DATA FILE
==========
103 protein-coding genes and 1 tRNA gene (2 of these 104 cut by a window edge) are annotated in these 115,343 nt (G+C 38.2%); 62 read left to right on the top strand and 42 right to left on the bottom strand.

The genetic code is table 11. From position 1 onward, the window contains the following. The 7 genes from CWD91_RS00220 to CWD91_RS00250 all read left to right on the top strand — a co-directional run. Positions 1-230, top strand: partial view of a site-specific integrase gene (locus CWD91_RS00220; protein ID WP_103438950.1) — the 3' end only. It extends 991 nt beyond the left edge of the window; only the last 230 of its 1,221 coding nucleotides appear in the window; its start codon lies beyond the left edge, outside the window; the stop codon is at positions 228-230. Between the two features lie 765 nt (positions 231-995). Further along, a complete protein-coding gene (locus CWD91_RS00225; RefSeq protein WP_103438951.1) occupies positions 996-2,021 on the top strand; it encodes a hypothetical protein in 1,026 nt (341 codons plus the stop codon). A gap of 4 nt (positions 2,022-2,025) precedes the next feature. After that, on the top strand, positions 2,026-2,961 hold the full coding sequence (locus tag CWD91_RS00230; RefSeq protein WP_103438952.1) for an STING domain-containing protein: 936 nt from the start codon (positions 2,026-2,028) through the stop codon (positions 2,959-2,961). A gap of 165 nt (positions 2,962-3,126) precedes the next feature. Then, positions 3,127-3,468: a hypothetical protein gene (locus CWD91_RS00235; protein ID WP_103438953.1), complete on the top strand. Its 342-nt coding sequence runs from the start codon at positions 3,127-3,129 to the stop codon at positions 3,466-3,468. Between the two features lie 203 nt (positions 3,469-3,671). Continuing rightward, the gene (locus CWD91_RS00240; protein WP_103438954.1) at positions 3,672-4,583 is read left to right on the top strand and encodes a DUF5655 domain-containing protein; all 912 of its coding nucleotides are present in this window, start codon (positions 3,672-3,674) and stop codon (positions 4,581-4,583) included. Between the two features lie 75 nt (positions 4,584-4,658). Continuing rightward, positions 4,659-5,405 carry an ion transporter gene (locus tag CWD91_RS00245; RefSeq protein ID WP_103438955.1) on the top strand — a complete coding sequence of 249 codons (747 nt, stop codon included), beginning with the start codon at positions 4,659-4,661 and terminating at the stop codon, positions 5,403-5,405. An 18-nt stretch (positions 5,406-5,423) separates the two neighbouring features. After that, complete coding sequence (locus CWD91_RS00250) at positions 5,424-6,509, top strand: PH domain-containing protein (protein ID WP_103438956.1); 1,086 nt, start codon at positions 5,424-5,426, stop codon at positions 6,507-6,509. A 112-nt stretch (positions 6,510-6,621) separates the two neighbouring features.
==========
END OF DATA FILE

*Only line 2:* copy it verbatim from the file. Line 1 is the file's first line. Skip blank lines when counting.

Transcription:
The genetic code is table 11. From position 1 onward, the window contains the following. The 7 genes from CWD91_RS00220 to CWD91_RS00250 all read left to right on the top strand — a co-directional run. Positions 1-230, top strand: partial view of a site-specific integrase gene (locus CWD91_RS00220; protein ID WP_103438950.1) — the 3' end only. It extends 991 nt beyond the left edge of the window; only the last 230 of its 1,221 coding nucleotides appear in the window; its start codon lies beyond the left edge, outside the window; the stop codon is at positions 228-230. Between the two features lie 765 nt (positions 231-995). Further along, a complete protein-coding gene (locus CWD91_RS00225; RefSeq protein WP_103438951.1) occupies positions 996-2,021 on the top strand; it encodes a hypothetical protein in 1,026 nt (341 codons plus the stop codon). A gap of 4 nt (positions 2,022-2,025) precedes the next feature. After that, on the top strand, positions 2,026-2,961 hold the full coding sequence (locus tag CWD91_RS00230; RefSeq protein WP_103438952.1) for an STING domain-containing protein: 936 nt from the start codon (positions 2,026-2,028) through the stop codon (positions 2,959-2,961). A gap of 165 nt (positions 2,962-3,126) precedes the next feature. Then, positions 3,127-3,468: a hypothetical protein gene (locus CWD91_RS00235; protein ID WP_103438953.1), complete on the top strand. Its 342-nt coding sequence runs from the start codon at positions 3,127-3,129 to the stop codon at positions 3,466-3,468. Between the two features lie 203 nt (positions 3,469-3,671). Continuing rightward, the gene (locus CWD91_RS00240; protein WP_103438954.1) at positions 3,672-4,583 is read left to right on the top strand and encodes a DUF5655 domain-containing protein; all 912 of its coding nucleotides are present in this window, start codon (positions 3,672-3,674) and stop codon (positions 4,581-4,583) included. Between the two features lie 75 nt (positions 4,584-4,658). Continuing rightward, positions 4,659-5,405 carry an ion transporter gene (locus tag CWD91_RS00245; RefSeq protein ID WP_103438955.1) on the top strand — a complete coding sequence of 249 codons (747 nt, stop codon included), beginning with the start codon at positions 4,659-4,661 and terminating at the stop codon, positions 5,403-5,405. An 18-nt stretch (positions 5,406-5,423) separates the two neighbouring features. After that, complete coding sequence (locus CWD91_RS00250) at positions 5,424-6,509, top strand: PH domain-containing protein (protein ID WP_103438956.1); 1,086 nt, start codon at positions 5,424-5,426, stop codon at positions 6,507-6,509. A 112-nt stretch (positions 6,510-6,621) separates the two neighbouring features.